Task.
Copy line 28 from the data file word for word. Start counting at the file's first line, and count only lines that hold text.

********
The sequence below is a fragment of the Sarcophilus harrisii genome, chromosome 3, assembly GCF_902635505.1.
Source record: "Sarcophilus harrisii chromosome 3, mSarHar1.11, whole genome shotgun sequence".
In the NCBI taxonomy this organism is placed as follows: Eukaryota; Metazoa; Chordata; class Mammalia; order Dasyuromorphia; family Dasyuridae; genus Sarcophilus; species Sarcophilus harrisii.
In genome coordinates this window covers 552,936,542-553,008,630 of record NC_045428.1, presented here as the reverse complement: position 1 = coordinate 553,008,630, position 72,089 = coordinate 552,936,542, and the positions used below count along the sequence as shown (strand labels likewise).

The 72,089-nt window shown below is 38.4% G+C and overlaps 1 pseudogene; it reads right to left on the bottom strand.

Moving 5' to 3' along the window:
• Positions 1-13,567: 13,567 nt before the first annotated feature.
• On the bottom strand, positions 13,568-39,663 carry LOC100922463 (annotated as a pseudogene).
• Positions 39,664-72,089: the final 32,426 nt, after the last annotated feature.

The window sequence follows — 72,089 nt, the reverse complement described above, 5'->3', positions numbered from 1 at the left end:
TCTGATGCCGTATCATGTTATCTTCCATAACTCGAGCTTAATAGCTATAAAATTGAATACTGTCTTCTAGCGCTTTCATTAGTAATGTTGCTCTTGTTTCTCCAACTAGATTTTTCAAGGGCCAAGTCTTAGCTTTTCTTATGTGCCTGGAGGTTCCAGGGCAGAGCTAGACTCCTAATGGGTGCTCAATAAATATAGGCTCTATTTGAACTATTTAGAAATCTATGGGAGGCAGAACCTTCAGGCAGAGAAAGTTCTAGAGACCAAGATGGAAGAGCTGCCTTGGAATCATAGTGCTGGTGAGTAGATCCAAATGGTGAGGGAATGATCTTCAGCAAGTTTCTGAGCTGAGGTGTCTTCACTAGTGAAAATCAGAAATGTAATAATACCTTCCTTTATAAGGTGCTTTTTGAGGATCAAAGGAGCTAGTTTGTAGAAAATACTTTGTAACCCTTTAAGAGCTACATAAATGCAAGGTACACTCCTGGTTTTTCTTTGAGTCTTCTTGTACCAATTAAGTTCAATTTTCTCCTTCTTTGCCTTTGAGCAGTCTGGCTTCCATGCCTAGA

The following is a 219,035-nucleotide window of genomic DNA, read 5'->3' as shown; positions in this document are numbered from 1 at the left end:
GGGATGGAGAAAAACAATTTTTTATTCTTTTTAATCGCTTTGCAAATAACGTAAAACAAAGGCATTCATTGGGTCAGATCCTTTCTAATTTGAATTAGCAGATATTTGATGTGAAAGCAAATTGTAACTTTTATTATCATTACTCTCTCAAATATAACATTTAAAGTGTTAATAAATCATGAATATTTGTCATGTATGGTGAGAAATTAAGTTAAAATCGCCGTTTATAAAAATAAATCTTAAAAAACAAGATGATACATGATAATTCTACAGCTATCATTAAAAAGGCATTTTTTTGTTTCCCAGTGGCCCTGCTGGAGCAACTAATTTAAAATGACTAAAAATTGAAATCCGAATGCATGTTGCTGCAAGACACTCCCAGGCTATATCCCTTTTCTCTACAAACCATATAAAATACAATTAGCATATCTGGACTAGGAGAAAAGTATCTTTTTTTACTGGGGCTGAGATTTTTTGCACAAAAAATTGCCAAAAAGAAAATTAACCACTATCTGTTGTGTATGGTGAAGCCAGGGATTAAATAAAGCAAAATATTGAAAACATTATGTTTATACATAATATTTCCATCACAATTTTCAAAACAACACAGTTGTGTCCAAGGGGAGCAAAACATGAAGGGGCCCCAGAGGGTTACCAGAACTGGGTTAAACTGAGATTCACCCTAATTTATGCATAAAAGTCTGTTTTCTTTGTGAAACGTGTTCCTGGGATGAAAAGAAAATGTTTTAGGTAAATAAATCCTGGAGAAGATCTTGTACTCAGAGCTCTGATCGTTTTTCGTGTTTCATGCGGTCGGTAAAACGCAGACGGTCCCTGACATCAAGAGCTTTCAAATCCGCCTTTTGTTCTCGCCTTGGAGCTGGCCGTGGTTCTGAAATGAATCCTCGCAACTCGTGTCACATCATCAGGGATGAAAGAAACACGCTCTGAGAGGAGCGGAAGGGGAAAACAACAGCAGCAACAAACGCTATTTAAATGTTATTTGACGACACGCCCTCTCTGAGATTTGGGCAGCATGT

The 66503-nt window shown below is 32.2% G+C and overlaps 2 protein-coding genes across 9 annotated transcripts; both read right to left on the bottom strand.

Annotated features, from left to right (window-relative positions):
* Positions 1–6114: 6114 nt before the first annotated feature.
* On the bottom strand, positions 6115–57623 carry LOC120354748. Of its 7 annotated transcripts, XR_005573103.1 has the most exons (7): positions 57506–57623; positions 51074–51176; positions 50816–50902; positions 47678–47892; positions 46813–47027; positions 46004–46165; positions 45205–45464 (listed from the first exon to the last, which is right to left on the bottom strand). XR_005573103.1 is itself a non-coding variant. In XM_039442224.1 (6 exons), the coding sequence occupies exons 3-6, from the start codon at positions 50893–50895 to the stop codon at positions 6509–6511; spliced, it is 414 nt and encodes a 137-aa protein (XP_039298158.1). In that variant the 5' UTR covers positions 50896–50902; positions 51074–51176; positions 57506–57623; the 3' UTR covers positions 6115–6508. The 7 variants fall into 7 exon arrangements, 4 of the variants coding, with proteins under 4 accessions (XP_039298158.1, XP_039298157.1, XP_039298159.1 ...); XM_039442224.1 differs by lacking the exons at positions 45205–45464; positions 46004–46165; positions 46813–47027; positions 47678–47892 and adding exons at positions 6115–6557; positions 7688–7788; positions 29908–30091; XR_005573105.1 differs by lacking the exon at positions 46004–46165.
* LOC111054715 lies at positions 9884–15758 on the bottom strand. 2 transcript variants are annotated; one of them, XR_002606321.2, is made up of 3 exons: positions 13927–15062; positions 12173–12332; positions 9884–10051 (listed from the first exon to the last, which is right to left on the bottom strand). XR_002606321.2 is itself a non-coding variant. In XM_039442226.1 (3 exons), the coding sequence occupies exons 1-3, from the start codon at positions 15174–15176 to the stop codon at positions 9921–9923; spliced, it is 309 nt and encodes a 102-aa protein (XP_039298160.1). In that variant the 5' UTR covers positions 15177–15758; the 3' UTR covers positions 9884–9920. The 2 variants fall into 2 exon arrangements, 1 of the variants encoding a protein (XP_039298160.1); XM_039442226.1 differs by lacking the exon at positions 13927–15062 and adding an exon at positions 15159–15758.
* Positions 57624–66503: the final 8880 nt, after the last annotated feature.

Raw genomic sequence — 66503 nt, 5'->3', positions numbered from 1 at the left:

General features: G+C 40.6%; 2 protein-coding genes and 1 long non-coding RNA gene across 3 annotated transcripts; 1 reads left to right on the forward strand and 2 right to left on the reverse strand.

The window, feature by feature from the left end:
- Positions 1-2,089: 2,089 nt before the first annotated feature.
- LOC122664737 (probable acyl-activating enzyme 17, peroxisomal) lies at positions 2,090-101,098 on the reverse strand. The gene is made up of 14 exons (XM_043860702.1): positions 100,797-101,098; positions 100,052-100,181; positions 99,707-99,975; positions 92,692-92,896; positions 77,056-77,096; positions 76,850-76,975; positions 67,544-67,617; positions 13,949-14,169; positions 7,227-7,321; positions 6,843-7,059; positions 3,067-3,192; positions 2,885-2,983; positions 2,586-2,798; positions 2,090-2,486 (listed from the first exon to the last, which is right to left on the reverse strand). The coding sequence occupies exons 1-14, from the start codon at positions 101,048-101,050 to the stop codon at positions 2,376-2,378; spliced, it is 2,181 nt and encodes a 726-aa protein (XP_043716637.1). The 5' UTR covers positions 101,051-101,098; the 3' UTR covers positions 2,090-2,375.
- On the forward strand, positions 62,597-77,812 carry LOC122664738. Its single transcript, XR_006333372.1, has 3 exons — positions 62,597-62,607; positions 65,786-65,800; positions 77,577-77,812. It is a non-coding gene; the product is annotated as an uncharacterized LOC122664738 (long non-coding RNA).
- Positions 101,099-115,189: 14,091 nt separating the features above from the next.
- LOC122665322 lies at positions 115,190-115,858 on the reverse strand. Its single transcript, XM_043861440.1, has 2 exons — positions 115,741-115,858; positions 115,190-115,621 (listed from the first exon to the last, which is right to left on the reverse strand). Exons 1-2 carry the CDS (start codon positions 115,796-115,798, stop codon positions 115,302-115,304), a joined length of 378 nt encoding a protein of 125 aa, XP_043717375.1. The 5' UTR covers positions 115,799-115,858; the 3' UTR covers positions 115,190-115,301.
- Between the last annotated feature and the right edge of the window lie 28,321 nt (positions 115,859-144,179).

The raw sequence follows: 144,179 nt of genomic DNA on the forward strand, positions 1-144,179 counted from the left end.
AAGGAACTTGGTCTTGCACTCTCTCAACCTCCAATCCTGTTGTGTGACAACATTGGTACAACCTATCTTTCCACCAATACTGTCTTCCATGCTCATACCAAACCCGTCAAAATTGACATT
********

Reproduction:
- Between the last annotated feature and the right edge of the window lie 28,321 nt (positions 115,859-144,179).